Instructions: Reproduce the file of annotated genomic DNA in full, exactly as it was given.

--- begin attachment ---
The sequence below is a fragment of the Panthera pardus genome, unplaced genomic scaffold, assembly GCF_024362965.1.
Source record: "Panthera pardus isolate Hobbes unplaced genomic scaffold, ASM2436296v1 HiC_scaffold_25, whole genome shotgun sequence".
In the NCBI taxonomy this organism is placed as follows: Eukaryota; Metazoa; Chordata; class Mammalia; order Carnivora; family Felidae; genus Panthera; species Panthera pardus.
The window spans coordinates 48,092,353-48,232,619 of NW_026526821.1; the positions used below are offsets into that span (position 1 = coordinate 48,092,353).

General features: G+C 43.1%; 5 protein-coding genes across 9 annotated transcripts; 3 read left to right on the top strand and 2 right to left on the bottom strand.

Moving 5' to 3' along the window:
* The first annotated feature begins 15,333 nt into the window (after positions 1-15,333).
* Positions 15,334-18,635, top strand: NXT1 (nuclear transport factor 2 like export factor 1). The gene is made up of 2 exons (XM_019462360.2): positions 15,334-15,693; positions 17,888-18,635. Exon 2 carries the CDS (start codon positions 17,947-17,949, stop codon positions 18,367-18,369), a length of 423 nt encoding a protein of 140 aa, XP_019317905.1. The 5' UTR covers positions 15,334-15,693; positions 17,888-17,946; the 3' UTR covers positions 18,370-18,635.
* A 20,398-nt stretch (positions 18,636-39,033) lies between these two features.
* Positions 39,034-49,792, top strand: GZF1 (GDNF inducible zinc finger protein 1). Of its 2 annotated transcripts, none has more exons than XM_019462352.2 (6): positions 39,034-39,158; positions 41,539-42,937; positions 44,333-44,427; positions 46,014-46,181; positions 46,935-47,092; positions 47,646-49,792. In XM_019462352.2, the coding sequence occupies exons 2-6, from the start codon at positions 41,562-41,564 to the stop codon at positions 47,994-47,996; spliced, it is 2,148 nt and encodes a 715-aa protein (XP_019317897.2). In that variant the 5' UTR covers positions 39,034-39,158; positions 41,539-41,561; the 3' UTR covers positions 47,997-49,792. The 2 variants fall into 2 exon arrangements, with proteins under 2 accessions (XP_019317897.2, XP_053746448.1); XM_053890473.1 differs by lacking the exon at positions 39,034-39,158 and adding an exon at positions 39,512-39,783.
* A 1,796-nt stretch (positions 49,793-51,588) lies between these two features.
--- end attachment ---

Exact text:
The sequence below is a fragment of the Panthera pardus genome, unplaced genomic scaffold, assembly GCF_024362965.1.
Source record: "Panthera pardus isolate Hobbes unplaced genomic scaffold, ASM2436296v1 HiC_scaffold_25, whole genome shotgun sequence".
In the NCBI taxonomy this organism is placed as follows: Eukaryota; Metazoa; Chordata; class Mammalia; order Carnivora; family Felidae; genus Panthera; species Panthera pardus.
The window spans coordinates 48,092,353-48,232,619 of NW_026526821.1; the positions used below are offsets into that span (position 1 = coordinate 48,092,353).

General features: G+C 43.1%; 5 protein-coding genes across 9 annotated transcripts; 3 read left to right on the top strand and 2 right to left on the bottom strand.

Moving 5' to 3' along the window:
* The first annotated feature begins 15,333 nt into the window (after positions 1-15,333).
* Positions 15,334-18,635, top strand: NXT1 (nuclear transport factor 2 like export factor 1). The gene is made up of 2 exons (XM_019462360.2): positions 15,334-15,693; positions 17,888-18,635. Exon 2 carries the CDS (start codon positions 17,947-17,949, stop codon positions 18,367-18,369), a length of 423 nt encoding a protein of 140 aa, XP_019317905.1. The 5' UTR covers positions 15,334-15,693; positions 17,888-17,946; the 3' UTR covers positions 18,370-18,635.
* A 20,398-nt stretch (positions 18,636-39,033) lies between these two features.
* Positions 39,034-49,792, top strand: GZF1 (GDNF inducible zinc finger protein 1). Of its 2 annotated transcripts, none has more exons than XM_019462352.2 (6): positions 39,034-39,158; positions 41,539-42,937; positions 44,333-44,427; positions 46,014-46,181; positions 46,935-47,092; positions 47,646-49,792. In XM_019462352.2, the coding sequence occupies exons 2-6, from the start codon at positions 41,562-41,564 to the stop codon at positions 47,994-47,996; spliced, it is 2,148 nt and encodes a 715-aa protein (XP_019317897.2). In that variant the 5' UTR covers positions 39,034-39,158; positions 41,539-41,561; the 3' UTR covers positions 47,997-49,792. The 2 variants fall into 2 exon arrangements, with proteins under 2 accessions (XP_019317897.2, XP_053746448.1); XM_053890473.1 differs by lacking the exon at positions 39,034-39,158 and adding an exon at positions 39,512-39,783.
* A 1,796-nt stretch (positions 49,793-51,588) lies between these two features.